20 Recipes Kids Should Know

Recipes and text by Esme Washburn

Photographs by Calista Washburn

Prestel Publishing, New York, 2019

We’re foodies in my family, so my kids were always interested in cooking. However, although they would ask for help when stuck, mostly they wanted to pursue their own cooking endeavors rather than learn from their parents. I wish this book had been around when they were young! Unfortunately, when my kids were ready to begin their cooking journey, the author of this book, Calista Washburn, hadn’t been born yet! She wrote this book when she was twelve.

I can’t say enough good about this book. The recipes are for healthy foods cooked from scratch. They range from the very simple grilled cheese and pancakes to the more complicated yeast bread and homemade pasta. The steps in each recipe are straightforward and clear, and the pasta recipe includes step-by-step pictures to go with the directions. Anyone who works their way through this cookbook will have a repertoire of recipes that will stand them in good stead to feed themselves and company as well.

The recipes feature common ingredients with substitutions noted for anything that’s a little more unusual. The bread recipe includes two alternatives, one for using a stand mixer and another for letting the dough rise overnight in the refrigerator, so that schedules and equipment won’t limit cooks in accomplishing their task. The introduction includes general information for the novice cook from measurement substitutions to a glossary of cooking techniques.

The pictures in this book are likely to make you hungry, they’re beautifully styled and put together in a way that gives you a great sense of the goal for each recipe. That’s quite an accomplishment for a teen photographer, Calista Washburn, Esme’s older sister.

All-in-all I would recommend this book as one of your first summer purchases. What a great way to learn to cook!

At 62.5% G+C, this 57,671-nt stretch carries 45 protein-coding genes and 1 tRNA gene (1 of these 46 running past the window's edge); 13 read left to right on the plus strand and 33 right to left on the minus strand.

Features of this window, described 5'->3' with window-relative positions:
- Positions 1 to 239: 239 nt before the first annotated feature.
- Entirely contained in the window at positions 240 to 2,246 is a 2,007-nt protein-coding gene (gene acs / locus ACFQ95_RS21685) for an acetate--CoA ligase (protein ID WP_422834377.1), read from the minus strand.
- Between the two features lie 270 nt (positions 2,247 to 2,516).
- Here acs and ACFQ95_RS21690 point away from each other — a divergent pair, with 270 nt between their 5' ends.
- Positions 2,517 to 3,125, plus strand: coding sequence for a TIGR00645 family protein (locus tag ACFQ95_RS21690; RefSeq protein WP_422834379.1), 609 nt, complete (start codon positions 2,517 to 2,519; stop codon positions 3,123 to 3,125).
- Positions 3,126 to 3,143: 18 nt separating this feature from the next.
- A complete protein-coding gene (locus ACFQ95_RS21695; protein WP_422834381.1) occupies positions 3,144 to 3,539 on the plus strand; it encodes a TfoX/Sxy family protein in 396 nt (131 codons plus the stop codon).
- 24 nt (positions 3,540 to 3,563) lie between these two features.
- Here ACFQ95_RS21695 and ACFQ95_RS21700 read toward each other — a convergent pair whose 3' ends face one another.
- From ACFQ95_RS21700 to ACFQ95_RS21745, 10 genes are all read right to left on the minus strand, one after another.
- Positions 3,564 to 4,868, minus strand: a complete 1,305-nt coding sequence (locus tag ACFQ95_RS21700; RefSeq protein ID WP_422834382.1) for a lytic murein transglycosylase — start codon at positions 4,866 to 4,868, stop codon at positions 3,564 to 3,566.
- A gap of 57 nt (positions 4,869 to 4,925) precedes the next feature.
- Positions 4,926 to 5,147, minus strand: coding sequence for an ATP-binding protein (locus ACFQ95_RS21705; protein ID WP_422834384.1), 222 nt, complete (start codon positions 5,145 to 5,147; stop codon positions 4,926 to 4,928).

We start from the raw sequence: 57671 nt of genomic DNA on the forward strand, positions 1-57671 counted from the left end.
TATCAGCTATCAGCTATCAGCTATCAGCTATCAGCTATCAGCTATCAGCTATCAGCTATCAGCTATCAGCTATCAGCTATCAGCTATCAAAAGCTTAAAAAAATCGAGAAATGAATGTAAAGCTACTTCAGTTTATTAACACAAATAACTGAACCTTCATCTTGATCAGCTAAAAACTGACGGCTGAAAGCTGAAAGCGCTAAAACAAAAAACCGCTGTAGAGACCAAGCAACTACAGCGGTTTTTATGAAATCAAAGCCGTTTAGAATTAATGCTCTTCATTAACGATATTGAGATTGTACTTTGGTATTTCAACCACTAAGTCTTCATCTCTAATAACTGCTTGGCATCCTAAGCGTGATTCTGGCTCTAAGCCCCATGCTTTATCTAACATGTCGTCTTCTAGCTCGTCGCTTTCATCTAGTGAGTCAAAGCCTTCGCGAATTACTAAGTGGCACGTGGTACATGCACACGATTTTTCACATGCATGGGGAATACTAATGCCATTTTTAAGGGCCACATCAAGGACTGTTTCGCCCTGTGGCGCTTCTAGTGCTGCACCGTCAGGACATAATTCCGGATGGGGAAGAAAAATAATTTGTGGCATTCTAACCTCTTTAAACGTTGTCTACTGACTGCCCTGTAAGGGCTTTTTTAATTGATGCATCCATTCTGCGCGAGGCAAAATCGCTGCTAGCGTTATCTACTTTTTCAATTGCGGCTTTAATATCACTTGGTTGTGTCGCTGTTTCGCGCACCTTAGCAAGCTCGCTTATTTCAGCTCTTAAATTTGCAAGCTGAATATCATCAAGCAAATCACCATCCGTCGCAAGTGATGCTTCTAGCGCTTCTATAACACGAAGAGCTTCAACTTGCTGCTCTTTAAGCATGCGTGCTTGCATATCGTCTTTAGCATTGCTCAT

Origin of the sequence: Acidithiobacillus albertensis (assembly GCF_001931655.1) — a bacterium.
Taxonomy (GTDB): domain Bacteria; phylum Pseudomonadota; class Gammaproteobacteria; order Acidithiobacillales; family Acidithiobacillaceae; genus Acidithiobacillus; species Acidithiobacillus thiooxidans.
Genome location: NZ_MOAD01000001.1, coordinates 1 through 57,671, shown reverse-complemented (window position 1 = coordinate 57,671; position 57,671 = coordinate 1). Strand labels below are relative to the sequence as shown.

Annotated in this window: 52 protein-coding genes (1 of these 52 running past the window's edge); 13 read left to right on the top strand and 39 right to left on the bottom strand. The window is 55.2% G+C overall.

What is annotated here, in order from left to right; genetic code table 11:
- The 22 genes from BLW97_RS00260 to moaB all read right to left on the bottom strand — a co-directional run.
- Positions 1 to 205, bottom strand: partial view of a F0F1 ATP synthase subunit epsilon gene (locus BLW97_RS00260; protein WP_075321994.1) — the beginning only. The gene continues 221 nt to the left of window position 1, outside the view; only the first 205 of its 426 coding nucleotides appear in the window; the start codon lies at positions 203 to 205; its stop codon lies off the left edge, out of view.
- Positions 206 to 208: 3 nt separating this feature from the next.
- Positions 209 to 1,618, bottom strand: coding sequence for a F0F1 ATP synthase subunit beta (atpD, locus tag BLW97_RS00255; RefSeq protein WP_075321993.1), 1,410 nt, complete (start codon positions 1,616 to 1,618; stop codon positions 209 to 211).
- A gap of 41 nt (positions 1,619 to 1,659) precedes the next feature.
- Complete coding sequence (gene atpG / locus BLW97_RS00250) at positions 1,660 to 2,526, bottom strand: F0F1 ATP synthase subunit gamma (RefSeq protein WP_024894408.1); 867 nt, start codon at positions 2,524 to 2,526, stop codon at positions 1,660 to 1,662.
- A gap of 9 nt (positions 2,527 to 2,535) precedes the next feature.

I received this book from the publisher in exchange for an honest review.

Food Fight! A Mouthwatering History of Who Ate What and Why Through the Ages by Tanya Steel

Food FightNational Geographic Kids, 2018.

I really wanted to like this book. I love food and history, and I always have. I know this book would have just jumped into my hands from the bookstore shelf when I was a kid. I read merrily along at first, albeit briefly shaking my head at why the publisher would think a ten question multiple choice quiz was needed or desirable on every fifth spread. But soon I began to be slowed by the content itself.

The recipes are made with real, not processed, ingredients (beyond the occasional can of beans) and look to support both healthy eating and good cooking techniques, so I was eager to try some. Unfortunately, in the first recipe I decided to try “Barley Bread” I struck out on finding the barley flour required (and if Whole Foods doesn’t have it, I don’t know where to look except online). On the other hand, had I been a kid, I might have chosen one of the other recipes like hummus which have ingredients more likely to be found at a supermarket or at least at Whole Foods. So the recipes aren’t a deal breaker.

The format is one National Geographic Kids publications are known for: bright colorful pictures, enticing subtitles, and “chunked” text so kids can read a little or a lot. These pages are appealing to kids at a range of reading levels. The problem is that sometimes the pictures chosen don’t reflect the content. For example, in the medieval times chapter there’s a recipe for pork meatballs cooked in almond milk and served on a trencher. The recipe is for meatballs and the trencher is made from a baguette, but the picture above the recipe clearly shows a meatball sub. Nothing in the recipe makes red sauce with green herbs artfully sprinkled on top. This may seem like a niggling complaint, and yet, pictures pack a huge informational punch, especially with kids, and this picture makes it look as if people in medieval times ate tomato sauce–when tomatoes had not yet arrived in Europe at this time. That’s very misleading.

There were a number of problems I found with the text itself as well. I found the text to be culturally loaded more than once. The game played with pig knuckles was called a “primitive” form of jacks–I’m not sure why that label was used–the game is pretty much the same whether you use a ball and machine-made jacks or pig knuckles. In addition, sometimes the text seemed simply to be written too quickly without editing or reflection as is the case in this sentence:  “Wild animals ran freely through city streets, so sometimes it was hard to get to the market because a cow was in the way!” I’m pretty sure there weren’t wild cows in medieval Europe.